Last night I had a dream about God taking in his chosen ones. I ended up being a special chosen one and God took everyone in. I had to comeback to earth and save everyone else. I had to fight a dragon and make him go through a blackhole and ran up stairs of constellations
Dreaming about fighting a dragon.
Dreaming that you are dreaming means your emotional state. You are excessively worried and fearful about a situation or circumstance that you are going through.
It is common to dream that you have had or are having a dream.
You could be experience a false awakening, in which you dream that you have woken up from an earlier dream, and are performing the activities you normally perform on waking, such as getting dressed and brushing your teeth.
Such a dream can be a sign that you have fallen into a rut in waking life.
You may also have a lucid dream, in which you are aware that you are dreaming while you are having the dream.
The meaning of a lucid dream will depend upon the content of the dream.
To dream that you are in a fight, indicates inner turmoil. Some aspect of yourself is in conflict with another aspect of yourself. Perhaps an unresolved or unacknowledged part is fighting for its right to be heard. It may also parallel a fight or struggle that you are going through in your waking life. If you are fighting to the death, then it refers to your refusal to acknowledge some waking conflict or inner turmoil. You are unwilling to change your old attitudes and habits.
To see others fighting in your dream, suggests that you are unwilling to acknowledge your own problems and turmoil. You are not taking any responsibility or initiative in trying to resolve issues in your waking life.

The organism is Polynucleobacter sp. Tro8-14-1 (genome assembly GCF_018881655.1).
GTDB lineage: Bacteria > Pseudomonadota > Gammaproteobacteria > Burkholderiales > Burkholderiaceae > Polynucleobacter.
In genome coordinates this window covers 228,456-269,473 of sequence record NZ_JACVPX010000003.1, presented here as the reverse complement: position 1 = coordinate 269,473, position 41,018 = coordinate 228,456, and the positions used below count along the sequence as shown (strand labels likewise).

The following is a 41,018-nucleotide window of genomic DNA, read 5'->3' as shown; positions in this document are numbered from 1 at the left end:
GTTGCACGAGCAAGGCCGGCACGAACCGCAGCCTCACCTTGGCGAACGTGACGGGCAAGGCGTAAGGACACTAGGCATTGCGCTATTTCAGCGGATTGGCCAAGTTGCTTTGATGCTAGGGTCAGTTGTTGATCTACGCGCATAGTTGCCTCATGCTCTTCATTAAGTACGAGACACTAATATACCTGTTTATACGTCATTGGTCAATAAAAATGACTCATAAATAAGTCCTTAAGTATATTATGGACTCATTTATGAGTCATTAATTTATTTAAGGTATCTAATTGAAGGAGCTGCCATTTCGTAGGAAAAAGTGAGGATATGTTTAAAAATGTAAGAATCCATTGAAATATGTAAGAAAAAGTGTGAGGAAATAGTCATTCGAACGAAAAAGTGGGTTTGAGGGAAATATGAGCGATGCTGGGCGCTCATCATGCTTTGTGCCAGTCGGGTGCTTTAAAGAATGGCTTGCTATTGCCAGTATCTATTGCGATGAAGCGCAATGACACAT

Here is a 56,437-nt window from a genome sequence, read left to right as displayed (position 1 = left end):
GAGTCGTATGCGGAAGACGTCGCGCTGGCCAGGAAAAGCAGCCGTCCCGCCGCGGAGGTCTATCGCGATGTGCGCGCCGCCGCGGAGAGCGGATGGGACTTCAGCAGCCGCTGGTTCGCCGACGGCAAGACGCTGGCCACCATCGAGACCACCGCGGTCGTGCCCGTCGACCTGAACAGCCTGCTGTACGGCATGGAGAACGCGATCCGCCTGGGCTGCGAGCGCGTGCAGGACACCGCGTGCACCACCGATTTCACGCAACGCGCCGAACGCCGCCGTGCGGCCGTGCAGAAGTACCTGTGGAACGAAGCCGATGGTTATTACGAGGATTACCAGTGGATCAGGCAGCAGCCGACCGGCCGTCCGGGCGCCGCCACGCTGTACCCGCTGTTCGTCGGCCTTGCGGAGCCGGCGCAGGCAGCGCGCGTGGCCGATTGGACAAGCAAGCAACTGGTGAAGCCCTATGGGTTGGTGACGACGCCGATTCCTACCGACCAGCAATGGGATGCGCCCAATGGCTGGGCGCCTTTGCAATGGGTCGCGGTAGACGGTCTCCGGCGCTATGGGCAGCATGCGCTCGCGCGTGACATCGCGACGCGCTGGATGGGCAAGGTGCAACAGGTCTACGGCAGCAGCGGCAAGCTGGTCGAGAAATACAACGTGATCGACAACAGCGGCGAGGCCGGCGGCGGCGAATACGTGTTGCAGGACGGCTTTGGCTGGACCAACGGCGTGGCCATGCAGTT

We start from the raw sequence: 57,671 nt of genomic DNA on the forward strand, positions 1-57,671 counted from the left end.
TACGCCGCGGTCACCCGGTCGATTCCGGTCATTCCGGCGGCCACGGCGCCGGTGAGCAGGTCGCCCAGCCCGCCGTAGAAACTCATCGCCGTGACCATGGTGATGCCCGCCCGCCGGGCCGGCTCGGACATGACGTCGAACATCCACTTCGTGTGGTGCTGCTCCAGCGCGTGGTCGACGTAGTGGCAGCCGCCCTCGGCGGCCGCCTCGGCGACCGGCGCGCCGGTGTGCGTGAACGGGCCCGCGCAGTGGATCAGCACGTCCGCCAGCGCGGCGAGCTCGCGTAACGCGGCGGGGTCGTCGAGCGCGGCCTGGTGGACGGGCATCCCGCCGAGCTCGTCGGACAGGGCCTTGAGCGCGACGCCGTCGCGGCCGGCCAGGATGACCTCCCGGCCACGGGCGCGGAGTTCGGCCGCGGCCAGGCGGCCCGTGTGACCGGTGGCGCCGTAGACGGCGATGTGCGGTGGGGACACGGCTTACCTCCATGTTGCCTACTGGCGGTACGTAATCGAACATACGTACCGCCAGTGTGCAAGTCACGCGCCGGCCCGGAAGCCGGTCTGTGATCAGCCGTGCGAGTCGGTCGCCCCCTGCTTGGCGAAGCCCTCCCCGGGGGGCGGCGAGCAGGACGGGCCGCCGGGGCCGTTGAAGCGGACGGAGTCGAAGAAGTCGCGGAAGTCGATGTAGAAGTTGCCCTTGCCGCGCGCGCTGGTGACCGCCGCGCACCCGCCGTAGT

Quarrels in families. Misunderstanding among lovers, if not temporary
separation. A bad dream for merchants, soldiers and sailors.
Dreaming that you participate in a fight indicates inner turmoil. Some aspect of yourself is in conflict with another aspect of yourself. Perhaps an unresolved or unacknowledged part is fighting for its right to be heard. It may also parallel a fight or struggle that you are going through in your waking life. Seeing others fighting in your dream, suggests that you are unwilling to acknowledge your own problems and turmoil. You are not taking any responsibility or initiative in trying to resolve issues in your waking life. Dreaming that you are fighting to the death indicates that you are unwilling to acknowledge a waking conflict or your own inner turmoil. You are unwilling and refusing to change your old attitudes and habits.
Usually symbolises anger and confusion that comes about in times of change. If nothing is changing in your life, it may be a clue that a change is needed or that you want to change internally. Fighting with strangers usually represents an internal struggle. Fighting with familiar people may be an extension of daily life and a reflection on your relationship with them.
To see God in your dream, signifies your spirituality and expression of your feelings about divinity. God also symbolizes an untouchable, unreachable, and unattainable notion of perfection. Thus such a dream may highlight your struggles and attempts with trying to be perfect.